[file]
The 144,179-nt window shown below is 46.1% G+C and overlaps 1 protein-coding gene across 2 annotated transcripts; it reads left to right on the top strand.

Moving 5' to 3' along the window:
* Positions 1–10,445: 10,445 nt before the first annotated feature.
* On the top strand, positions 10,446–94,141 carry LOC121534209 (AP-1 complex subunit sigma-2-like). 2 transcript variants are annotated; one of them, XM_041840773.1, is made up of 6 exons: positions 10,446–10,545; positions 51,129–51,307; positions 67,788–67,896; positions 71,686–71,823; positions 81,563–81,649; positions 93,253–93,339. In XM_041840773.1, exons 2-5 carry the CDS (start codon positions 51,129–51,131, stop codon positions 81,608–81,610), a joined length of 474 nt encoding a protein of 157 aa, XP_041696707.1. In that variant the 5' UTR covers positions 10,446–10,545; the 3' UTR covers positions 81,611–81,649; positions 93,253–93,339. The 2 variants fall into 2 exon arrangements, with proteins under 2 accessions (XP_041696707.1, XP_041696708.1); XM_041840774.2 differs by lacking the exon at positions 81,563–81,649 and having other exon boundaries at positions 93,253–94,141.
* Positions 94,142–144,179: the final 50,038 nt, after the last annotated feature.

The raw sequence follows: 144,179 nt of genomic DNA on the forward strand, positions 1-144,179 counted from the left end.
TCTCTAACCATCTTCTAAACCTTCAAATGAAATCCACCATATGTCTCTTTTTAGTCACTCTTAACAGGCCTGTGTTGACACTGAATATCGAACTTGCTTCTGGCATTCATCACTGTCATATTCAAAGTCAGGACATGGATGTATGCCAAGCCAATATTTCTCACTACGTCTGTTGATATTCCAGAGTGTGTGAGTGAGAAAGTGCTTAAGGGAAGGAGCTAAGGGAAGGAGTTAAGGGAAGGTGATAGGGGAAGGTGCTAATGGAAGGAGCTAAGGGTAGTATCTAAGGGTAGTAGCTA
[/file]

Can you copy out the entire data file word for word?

The 144,179-nt window shown below is 46.1% G+C and overlaps 1 protein-coding gene across 2 annotated transcripts; it reads left to right on the top strand.

Moving 5' to 3' along the window:
* Positions 1–10,445: 10,445 nt before the first annotated feature.
* On the top strand, positions 10,446–94,141 carry LOC121534209 (AP-1 complex subunit sigma-2-like). 2 transcript variants are annotated; one of them, XM_041840773.1, is made up of 6 exons: positions 10,446–10,545; positions 51,129–51,307; positions 67,788–67,896; positions 71,686–71,823; positions 81,563–81,649; positions 93,253–93,339. In XM_041840773.1, exons 2-5 carry the CDS (start codon positions 51,129–51,131, stop codon positions 81,608–81,610), a joined length of 474 nt encoding a protein of 157 aa, XP_041696707.1. In that variant the 5' UTR covers positions 10,446–10,545; the 3' UTR covers positions 81,611–81,649; positions 93,253–93,339. The 2 variants fall into 2 exon arrangements, with proteins under 2 accessions (XP_041696707.1, XP_041696708.1); XM_041840774.2 differs by lacking the exon at positions 81,563–81,649 and having other exon boundaries at positions 93,253–94,141.
* Positions 94,142–144,179: the final 50,038 nt, after the last annotated feature.

The raw sequence follows: 144,179 nt of genomic DNA on the forward strand, positions 1-144,179 counted from the left end.
TCTCTAACCATCTTCTAAACCTTCAAATGAAATCCACCATATGTCTCTTTTTAGTCACTCTTAACAGGCCTGTGTTGACACTGAATATCGAACTTGCTTCTGGCATTCATCACTGTCATATTCAAAGTCAGGACATGGATGTATGCCAAGCCAATATTTCTCACTACGTCTGTTGATATTCCAGAGTGTGTGAGTGAGAAAGTGCTTAAGGGAAGGAGCTAAGGGAAGGAGTTAAGGGAAGGTGATAGGGGAAGGTGCTAATGGAAGGAGCTAAGGGTAGTATCTAAGGGTAGTAGCTA